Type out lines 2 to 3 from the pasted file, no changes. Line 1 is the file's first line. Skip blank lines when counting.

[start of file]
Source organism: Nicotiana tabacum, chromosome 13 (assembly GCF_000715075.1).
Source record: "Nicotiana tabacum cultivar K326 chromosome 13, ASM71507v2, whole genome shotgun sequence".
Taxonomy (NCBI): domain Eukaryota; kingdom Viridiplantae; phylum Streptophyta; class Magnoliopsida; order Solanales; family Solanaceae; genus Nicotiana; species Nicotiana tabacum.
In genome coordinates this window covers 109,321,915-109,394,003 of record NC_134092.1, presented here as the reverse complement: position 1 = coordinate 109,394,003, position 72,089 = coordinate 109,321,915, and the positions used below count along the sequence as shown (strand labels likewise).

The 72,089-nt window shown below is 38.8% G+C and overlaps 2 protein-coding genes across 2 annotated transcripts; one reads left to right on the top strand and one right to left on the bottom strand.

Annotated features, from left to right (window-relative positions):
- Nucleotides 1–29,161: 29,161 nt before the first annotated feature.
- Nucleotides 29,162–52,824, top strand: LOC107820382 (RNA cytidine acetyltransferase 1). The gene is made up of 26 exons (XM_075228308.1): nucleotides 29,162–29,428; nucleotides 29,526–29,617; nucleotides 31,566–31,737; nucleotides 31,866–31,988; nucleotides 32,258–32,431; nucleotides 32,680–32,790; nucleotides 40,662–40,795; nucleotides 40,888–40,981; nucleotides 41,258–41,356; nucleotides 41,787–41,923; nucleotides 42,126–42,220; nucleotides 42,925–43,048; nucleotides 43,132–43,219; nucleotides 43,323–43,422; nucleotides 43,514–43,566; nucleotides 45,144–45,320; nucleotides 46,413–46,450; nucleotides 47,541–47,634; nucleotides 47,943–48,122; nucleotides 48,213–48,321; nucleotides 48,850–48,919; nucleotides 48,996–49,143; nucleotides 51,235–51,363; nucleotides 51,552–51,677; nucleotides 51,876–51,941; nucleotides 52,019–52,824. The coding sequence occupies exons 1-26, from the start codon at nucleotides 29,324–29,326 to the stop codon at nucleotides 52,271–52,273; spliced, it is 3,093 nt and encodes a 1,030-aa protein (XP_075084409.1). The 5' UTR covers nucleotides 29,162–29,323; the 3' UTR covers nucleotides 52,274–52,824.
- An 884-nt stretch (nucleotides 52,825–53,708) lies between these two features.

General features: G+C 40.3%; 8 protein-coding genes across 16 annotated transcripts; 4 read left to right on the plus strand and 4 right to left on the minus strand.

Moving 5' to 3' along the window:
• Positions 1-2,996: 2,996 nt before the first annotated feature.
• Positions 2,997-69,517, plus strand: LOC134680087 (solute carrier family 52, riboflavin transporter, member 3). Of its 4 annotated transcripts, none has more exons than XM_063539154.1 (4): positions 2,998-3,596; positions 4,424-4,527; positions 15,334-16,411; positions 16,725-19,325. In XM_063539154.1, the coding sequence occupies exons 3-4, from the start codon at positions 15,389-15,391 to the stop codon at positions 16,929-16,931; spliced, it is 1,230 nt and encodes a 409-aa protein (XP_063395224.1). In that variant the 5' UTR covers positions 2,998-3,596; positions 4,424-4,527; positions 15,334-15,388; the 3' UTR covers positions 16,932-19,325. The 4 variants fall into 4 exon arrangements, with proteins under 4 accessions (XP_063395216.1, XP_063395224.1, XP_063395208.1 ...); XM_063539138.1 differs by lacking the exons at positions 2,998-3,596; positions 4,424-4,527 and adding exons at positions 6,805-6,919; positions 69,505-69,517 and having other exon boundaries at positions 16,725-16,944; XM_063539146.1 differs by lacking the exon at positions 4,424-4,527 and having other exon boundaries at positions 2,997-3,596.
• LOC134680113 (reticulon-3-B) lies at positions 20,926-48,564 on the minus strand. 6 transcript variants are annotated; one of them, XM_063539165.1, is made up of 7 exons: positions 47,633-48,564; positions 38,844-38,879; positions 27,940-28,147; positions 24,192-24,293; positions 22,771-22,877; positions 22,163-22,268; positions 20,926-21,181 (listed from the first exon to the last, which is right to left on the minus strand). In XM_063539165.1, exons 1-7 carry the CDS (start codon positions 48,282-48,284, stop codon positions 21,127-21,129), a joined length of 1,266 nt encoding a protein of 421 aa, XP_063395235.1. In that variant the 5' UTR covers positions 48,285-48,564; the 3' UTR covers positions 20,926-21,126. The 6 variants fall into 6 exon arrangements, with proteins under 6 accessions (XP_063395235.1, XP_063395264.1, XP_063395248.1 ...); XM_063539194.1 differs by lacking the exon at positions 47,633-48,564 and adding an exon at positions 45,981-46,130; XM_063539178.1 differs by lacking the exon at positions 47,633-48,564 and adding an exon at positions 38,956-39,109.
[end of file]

Source record: "Nicotiana tabacum cultivar K326 chromosome 13, ASM71507v2, whole genome shotgun sequence".
Taxonomy (NCBI): domain Eukaryota; kingdom Viridiplantae; phylum Streptophyta; class Magnoliopsida; order Solanales; family Solanaceae; genus Nicotiana; species Nicotiana tabacum.